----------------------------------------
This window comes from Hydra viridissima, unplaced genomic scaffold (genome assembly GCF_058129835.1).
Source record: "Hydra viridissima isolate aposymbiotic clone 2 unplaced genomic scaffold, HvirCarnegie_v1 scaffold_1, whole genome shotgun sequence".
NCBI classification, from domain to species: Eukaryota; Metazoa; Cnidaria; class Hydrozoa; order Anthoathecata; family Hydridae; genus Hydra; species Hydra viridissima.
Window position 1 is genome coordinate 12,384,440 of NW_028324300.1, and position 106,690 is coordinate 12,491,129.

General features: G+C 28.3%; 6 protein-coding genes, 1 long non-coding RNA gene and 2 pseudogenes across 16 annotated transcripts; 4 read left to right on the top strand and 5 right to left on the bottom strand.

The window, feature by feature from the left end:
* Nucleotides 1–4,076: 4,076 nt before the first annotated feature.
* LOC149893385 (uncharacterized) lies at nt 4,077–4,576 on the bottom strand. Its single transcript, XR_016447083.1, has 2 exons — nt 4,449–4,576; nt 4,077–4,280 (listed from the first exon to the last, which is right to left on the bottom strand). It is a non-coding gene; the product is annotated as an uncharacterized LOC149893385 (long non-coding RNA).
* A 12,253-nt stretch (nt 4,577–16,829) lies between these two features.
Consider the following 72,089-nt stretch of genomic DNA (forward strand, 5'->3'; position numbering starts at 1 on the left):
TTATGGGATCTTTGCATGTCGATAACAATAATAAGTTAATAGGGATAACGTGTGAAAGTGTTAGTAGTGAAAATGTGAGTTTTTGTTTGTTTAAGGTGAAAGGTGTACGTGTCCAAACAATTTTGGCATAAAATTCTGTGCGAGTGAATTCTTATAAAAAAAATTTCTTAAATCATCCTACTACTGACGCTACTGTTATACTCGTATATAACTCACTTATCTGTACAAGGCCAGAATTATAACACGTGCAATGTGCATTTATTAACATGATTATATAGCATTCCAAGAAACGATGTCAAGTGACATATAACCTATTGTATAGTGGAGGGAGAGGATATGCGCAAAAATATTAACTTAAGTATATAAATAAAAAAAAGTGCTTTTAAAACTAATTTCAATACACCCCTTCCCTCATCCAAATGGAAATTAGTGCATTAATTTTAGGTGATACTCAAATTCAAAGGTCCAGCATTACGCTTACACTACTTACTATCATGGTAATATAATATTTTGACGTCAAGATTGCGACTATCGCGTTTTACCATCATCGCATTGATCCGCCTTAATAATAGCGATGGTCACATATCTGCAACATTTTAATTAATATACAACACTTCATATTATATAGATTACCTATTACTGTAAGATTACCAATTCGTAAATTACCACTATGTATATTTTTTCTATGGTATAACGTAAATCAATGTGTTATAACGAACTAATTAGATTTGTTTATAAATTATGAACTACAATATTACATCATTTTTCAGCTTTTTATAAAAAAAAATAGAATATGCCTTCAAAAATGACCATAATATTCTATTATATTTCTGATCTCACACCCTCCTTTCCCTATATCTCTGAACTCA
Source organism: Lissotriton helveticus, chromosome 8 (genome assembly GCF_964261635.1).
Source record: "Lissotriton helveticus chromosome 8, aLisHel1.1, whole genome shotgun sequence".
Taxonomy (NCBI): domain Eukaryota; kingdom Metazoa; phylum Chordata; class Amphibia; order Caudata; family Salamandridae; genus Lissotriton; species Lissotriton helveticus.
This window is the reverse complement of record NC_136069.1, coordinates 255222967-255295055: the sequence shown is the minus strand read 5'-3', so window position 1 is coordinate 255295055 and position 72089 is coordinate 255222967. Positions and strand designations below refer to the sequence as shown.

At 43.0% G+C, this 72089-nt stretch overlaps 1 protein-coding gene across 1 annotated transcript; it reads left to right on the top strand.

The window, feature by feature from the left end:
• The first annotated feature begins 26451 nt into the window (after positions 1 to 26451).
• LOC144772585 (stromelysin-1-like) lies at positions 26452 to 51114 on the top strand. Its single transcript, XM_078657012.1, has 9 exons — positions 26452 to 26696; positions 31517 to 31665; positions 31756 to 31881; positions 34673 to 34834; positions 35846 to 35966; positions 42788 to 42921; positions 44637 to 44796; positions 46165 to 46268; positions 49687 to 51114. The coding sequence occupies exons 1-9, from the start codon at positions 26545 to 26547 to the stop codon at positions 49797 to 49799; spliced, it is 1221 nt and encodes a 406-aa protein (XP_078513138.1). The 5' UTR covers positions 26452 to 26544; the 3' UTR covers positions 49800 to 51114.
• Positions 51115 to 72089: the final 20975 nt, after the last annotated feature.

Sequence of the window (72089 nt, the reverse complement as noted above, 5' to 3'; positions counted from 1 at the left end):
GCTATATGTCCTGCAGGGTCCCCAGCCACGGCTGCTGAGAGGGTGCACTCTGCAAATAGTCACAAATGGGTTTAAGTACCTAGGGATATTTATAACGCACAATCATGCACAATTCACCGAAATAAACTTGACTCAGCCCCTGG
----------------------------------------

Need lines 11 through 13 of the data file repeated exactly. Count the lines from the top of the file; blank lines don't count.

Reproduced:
TTATGGGATCTTTGCATGTCGATAACAATAATAAGTTAATAGGGATAACGTGTGAAAGTGTTAGTAGTGAAAATGTGAGTTTTTGTTTGTTTAAGGTGAAAGGTGTACGTGTCCAAACAATTTTGGCATAAAATTCTGTGCGAGTGAATTCTTATAAAAAAAATTTCTTAAATCATCCTACTACTGACGCTACTGTTATACTCGTATATAACTCACTTATCTGTACAAGGCCAGAATTATAACACGTGCAATGTGCATTTATTAACATGATTATATAGCATTCCAAGAAACGATGTCAAGTGACATATAACCTATTGTATAGTGGAGGGAGAGGATATGCGCAAAAATATTAACTTAAGTATATAAATAAAAAAAAGTGCTTTTAAAACTAATTTCAATACACCCCTTCCCTCATCCAAATGGAAATTAGTGCATTAATTTTAGGTGATACTCAAATTCAAAGGTCCAGCATTACGCTTACACTACTTACTATCATGGTAATATAATATTTTGACGTCAAGATTGCGACTATCGCGTTTTACCATCATCGCATTGATCCGCCTTAATAATAGCGATGGTCACATATCTGCAACATTTTAATTAATATACAACACTTCATATTATATAGATTACCTATTACTGTAAGATTACCAATTCGTAAATTACCACTATGTATATTTTTTCTATGGTATAACGTAAATCAATGTGTTATAACGAACTAATTAGATTTGTTTATAAATTATGAACTACAATATTACATCATTTTTCAGCTTTTTATAAAAAAAAATAGAATATGCCTTCAAAAATGACCATAATATTCTATTATATTTCTGATCTCACACCCTCCTTTCCCTATATCTCTGAACTCA
Source organism: Lissotriton helveticus, chromosome 8 (genome assembly GCF_964261635.1).
Source record: "Lissotriton helveticus chromosome 8, aLisHel1.1, whole genome shotgun sequence".